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Fall 2014 – A Medical Student Elective Course in Business and Finance: A Needs Analysis and Pilot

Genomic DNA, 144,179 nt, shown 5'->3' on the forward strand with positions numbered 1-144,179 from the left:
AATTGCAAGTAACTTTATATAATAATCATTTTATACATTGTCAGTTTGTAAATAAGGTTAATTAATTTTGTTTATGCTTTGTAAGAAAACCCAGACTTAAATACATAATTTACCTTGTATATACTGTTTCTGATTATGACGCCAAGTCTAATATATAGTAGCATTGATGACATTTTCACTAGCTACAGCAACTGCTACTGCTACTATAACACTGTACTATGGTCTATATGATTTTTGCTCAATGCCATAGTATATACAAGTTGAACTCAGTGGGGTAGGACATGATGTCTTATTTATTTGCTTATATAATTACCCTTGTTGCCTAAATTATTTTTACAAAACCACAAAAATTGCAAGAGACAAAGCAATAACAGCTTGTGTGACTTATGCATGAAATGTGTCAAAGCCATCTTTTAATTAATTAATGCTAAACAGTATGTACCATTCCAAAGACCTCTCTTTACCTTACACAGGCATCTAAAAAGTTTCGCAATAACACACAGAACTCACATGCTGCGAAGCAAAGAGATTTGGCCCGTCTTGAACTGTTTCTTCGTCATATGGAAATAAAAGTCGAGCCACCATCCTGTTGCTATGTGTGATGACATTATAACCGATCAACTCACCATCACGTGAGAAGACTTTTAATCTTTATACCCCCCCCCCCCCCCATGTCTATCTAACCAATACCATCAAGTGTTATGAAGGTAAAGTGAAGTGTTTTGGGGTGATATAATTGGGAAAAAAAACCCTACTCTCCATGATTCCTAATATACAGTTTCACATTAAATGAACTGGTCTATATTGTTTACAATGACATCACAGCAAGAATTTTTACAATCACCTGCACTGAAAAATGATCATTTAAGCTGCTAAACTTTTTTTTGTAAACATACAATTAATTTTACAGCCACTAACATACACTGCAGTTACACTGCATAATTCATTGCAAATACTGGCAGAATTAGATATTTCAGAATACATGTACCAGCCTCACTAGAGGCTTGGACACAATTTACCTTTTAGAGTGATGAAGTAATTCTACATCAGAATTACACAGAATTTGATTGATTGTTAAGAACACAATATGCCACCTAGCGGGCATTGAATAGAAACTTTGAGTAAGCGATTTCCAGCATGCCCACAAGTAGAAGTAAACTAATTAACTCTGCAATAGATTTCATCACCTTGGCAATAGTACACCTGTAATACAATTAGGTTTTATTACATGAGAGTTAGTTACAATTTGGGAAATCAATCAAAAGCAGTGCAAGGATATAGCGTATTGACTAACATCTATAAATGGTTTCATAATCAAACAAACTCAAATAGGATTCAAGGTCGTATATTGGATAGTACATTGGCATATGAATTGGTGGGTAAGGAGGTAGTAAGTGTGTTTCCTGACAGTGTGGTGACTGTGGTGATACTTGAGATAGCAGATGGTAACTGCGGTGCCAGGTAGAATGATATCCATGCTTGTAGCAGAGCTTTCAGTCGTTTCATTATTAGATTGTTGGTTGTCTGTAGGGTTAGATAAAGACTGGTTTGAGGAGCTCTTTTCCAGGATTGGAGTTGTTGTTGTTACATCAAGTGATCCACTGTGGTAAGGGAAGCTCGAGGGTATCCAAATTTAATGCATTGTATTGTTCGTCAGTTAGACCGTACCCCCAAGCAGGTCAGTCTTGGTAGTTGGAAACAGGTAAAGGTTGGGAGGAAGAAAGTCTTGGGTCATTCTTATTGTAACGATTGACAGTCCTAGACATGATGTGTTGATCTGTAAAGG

A Medical Student Elective Course in Business and Finance: A Needs Analysis and Pilot. Author: Joseph B. Meleca1, Maria Tecos1, Abigail L. Wenzlick1, Rebecca Henry2, Patricia A. Brewer3. Author Affiliations: 1College of Human Medicine, Michigan State University, East Lansing, MI, US 2Office of Medical Education, Research and Development, College of Human Medicine, Mighigan State University, East Lansing, MI, USA 3Office of Preclinical Curriculum, College of Human Medicine, Michigan State University, East Lansing, MI, USA Full Text Article PDF Corresponding Author: Joseph B. Meleca; melecajo[at]msu.edu Key Words: curriculum reform; medical business; medical finance; student-led; course; elective; module; student debt. Abstract: Background:  As the knowledge needed by physicians expands past basic science and patient care, students are calling for their medical school education to do the same. At Michigan State University College of Human Medicine, students addressed this concern by developing a pilot elective, Medical Business and Finance (MBF). The goal of this student-led elective was to provide a basic understanding of personal finance, student debt handling, business management, and insurance reimbursement issues. Methods:  A preliminary needs assessment was conducted to discern if students wanted medical business and finance supplementation to the medical school curriculum.  Ninety percent of students reported interest in a business and finance elective. Once the course was instated, student satisfaction and knowledge-base in medical business and finance was analyzed through pre-elective, pre-session and post-elective survey. Results:  Results were analyzed on forty-eight students’ pre-survey and post-survey responses.  After the course, self-assessed student knowledge regarding finance and business nearly doubled.  The average pre-elective self-assessed knowledge of finance was 3.02 on a ten-point scale and knowledge of business was 2.61. This was compared to an average post-elective self-assessed knowledge of 5.75 and 5.44, respectively. Satisfaction in MSU CHM business and finance resources also slightly increased at the completion of the course.  Nearly 85% of students felt they benefited from participating in the elective.  Similarly, 85% felt that incoming students would also benefit from taking the course. Almost 30% of students believed the material covered in the MBF Elective should be in the required medical school curriculum. Conclusion:  A student led elective can be an effective way to introduce students to an array of topics related to medical business and finance. Students felt that their knowledge of these topics increased and they valued the addition of medical business and finance education to their curriculum. A student-led elective is one potential way for others to successfully incorporate these topics into medical school curricula across the country. Published on date: September 31, 2014 Senior Editor: Jon Zande Junior Editor: Ghadear Shukr DOI: Pending Citation: Meleca JB, Tecos M, Wenzlick AL, Henry R, Brewer PA. A Medical Student Elective Course in Business and Finance: A Needs Analysis and Pilot. Medical Student Research Journal. 2014;4(Fall):18-23. References: Cuckler GA, Sisko AM, Keehan SP, et al. National health expenditure projections, 2012-22: Slow growth until coverage expands and economy Improves.  Health Affairs. 2013; 32: 1820-31. doi: 10.1377/hlthaff.2013.0721 Asch DA, Nicholson S, Vujicic M. Are we in a medical education bubble market? N Engl J Med. 2013; 369: 1973-1975. doi: 10.1056/NEJMp1310778 Tilburt JC, Cassel CK. Why the ethics of parsimonious medicine is not the ethics of rationing. JAMA. 2013; 309: 773-744. doi: 10.1001/jama.2013.368 Wholey MH, Chapman JE. Business and managerial education in the medical school curriculum. South Med J. 1990; 83(2): 204-6. doi: 10.1097/00007611-199002000-00017 Hsu BS, Hosokawa MC, Maria...